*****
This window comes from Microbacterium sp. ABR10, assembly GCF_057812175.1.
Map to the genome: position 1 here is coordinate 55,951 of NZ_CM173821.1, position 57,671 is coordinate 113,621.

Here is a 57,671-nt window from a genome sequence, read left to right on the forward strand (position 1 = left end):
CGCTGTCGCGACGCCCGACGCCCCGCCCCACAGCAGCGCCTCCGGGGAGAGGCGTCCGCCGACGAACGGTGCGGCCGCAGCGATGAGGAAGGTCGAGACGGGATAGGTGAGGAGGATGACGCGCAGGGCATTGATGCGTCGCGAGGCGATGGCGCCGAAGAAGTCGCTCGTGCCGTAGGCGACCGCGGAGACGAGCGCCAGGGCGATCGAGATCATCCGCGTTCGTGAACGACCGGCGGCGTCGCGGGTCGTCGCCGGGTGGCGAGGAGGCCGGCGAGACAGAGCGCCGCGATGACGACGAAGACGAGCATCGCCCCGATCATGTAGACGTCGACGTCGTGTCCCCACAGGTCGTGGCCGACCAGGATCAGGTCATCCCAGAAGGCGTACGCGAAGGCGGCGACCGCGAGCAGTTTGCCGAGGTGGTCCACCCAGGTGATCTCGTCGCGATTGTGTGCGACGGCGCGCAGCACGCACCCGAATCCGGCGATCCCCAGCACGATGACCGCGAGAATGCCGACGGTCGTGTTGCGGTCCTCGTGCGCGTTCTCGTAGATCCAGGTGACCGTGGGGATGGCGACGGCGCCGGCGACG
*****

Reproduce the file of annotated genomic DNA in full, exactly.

This window comes from Microbacterium sp. ABR10, assembly GCF_057812175.1.
Map to the genome: position 1 here is coordinate 55,951 of NZ_CM173821.1, position 57,671 is coordinate 113,621.

Here is a 57,671-nt window from a genome sequence, read left to right on the forward strand (position 1 = left end):
CGCTGTCGCGACGCCCGACGCCCCGCCCCACAGCAGCGCCTCCGGGGAGAGGCGTCCGCCGACGAACGGTGCGGCCGCAGCGATGAGGAAGGTCGAGACGGGATAGGTGAGGAGGATGACGCGCAGGGCATTGATGCGTCGCGAGGCGATGGCGCCGAAGAAGTCGCTCGTGCCGTAGGCGACCGCGGAGACGAGCGCCAGGGCGATCGAGATCATCCGCGTTCGTGAACGACCGGCGGCGTCGCGGGTCGTCGCCGGGTGGCGAGGAGGCCGGCGAGACAGAGCGCCGCGATGACGACGAAGACGAGCATCGCCCCGATCATGTAGACGTCGACGTCGTGTCCCCACAGGTCGTGGCCGACCAGGATCAGGTCATCCCAGAAGGCGTACGCGAAGGCGGCGACCGCGAGCAGTTTGCCGAGGTGGTCCACCCAGGTGATCTCGTCGCGATTGTGTGCGACGGCGCGCAGCACGCACCCGAATCCGGCGATCCCCAGCACGATGACCGCGAGAATGCCGACGGTCGTGTTGCGGTCCTCGTGCGCGTTCTCGTAGATCCAGGTGACCGTGGGGATGGCGACGGCGCCGGCGACG